Let me be clear on my very brief comments regarding of human sacrifice in association with Passover or Judaism. Judaism forbids human sacrifice. Any claims otherwise arise out of mental illness/lies/antisemitism/ ignorance. Furthermore,  I celebrated Passover as an orthodox jew for over 20 years and know thousands of jews - human sacrifice was non existent, not rumored, not contemplated at anytime. However, this post is discussing a very ancient period where it is possible human sacrifice was practiced by the ancient Israelites. It requires a separate  post.

Like Yom Kippur (here), Passover has similarities to several ancient near east festivals (ANE) or rituals, and seemingly combines features from several of them. There are important notes at the end of this post.



The sacrifice which the Israelites offered at the command of God during the night before the Exodus from Egypt, and which they ate with special ceremonies according to divine direction. The blood of this sacrifice sprinkled on the door-posts of the Israelites was to be a sign to the angel of death, when passing through the land to slay the first-born of the Egyptians that night, that he should pass by the houses of the Israelites (Ex. xii. 1-23). This is called  the "Egyptian Passover sacrifice" . It was ordained, furthermore (Ex. xii. 24-27), that this observance should be repeated annually for all time. This so-called "Pesah Dorot," the Passover of succeeding generations, differs in many respects from the Pesah Mizrayim.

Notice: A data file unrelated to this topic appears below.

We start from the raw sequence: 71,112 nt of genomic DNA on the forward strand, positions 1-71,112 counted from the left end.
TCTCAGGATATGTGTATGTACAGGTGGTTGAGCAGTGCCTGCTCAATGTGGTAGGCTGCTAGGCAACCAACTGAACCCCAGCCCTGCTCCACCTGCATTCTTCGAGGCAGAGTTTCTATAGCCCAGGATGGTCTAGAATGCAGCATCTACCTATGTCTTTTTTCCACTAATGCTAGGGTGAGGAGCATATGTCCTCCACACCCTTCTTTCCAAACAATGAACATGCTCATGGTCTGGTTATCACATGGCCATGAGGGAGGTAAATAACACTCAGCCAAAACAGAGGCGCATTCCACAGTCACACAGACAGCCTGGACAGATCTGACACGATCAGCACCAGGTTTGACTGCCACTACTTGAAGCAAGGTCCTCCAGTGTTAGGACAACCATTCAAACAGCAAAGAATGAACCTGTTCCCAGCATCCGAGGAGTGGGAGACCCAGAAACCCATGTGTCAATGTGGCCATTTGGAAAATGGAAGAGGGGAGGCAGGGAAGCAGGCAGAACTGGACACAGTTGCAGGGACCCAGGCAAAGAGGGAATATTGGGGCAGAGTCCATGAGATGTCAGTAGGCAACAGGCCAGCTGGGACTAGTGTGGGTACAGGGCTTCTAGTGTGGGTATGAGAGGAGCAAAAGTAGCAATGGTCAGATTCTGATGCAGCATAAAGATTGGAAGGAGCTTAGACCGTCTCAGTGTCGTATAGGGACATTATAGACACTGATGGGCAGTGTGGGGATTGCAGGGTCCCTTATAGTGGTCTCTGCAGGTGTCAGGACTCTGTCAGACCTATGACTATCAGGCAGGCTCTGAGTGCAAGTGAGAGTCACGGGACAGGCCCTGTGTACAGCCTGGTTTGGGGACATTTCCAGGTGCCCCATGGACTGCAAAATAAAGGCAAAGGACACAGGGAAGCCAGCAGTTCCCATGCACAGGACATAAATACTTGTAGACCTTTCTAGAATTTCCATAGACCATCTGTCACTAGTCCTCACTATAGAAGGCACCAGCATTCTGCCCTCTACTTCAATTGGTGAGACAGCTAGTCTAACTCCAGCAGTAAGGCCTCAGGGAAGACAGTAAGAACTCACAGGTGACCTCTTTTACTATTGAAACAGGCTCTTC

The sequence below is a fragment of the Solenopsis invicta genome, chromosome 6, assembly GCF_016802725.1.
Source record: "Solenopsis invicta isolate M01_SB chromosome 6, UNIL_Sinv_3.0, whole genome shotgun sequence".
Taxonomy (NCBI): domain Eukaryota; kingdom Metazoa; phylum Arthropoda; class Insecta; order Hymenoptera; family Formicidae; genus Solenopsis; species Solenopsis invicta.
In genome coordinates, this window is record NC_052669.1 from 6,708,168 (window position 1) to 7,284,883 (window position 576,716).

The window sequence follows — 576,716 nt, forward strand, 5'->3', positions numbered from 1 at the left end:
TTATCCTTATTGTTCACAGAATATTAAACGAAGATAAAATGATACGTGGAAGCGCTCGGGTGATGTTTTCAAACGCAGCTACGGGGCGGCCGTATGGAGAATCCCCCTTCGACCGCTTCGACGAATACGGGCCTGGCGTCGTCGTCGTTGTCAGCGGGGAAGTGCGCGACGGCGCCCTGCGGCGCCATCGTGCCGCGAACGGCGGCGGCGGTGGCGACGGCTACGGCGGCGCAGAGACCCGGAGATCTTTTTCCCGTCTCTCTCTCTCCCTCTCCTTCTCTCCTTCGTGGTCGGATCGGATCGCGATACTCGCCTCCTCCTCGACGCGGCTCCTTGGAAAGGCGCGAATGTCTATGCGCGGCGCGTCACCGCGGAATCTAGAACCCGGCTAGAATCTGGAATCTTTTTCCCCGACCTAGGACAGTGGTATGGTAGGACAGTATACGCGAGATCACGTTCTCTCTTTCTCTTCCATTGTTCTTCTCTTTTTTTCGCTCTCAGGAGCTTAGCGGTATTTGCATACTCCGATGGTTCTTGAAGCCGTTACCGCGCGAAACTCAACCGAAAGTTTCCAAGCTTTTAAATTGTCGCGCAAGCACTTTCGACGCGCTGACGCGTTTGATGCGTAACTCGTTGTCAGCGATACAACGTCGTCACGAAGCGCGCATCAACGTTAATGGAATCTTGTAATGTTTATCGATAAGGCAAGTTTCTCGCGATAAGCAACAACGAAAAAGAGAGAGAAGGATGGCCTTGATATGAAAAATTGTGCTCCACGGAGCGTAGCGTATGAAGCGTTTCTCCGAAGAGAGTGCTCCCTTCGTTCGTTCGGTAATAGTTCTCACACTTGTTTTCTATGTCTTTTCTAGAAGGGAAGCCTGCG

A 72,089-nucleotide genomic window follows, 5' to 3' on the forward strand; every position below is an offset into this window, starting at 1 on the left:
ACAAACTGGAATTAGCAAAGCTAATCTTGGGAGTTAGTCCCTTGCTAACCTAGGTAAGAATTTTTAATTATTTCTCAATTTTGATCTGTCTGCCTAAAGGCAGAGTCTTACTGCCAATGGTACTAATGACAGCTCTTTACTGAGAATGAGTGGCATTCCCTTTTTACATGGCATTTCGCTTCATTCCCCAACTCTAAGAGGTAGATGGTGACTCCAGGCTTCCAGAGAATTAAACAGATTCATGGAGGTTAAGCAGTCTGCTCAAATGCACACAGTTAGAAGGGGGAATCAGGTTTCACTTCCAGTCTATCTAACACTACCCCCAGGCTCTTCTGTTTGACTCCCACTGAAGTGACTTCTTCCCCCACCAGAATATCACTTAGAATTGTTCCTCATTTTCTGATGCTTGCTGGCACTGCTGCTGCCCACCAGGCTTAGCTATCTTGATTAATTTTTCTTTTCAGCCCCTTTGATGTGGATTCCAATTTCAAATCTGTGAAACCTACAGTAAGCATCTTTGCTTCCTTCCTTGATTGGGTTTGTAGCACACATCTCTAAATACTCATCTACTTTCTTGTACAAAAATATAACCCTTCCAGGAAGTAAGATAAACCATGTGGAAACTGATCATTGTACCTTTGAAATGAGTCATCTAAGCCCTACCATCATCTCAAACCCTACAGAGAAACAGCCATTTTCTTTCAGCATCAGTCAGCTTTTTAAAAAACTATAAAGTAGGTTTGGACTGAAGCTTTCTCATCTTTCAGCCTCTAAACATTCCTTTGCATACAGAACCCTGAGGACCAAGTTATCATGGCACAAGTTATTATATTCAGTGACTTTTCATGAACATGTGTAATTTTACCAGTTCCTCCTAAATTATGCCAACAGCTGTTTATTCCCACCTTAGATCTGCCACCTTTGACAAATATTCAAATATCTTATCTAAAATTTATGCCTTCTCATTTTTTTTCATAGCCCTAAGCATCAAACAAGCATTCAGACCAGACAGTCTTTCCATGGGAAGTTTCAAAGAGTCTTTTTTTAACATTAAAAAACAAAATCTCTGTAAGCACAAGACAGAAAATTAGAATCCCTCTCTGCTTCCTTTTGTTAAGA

The festival commemorates the deliverance of Israel's first-born from the judgment wrought on those of the Egyptian, and the liberation of the Hebrews from Egyptian bondage. As such, it is identical with the Mazzat festival, and was instituted for an everlasting statute. Lev. xxiii., however, seems to distinguish between Passover, which is set for the fourteenth day of the month, and the Festival of Unleavened Bread appointed for the fifteenth day. The festival occurred in Abib, where the New Moon is given as the memorial day of the Exodus. On one of the days new barley was brought to the Temple.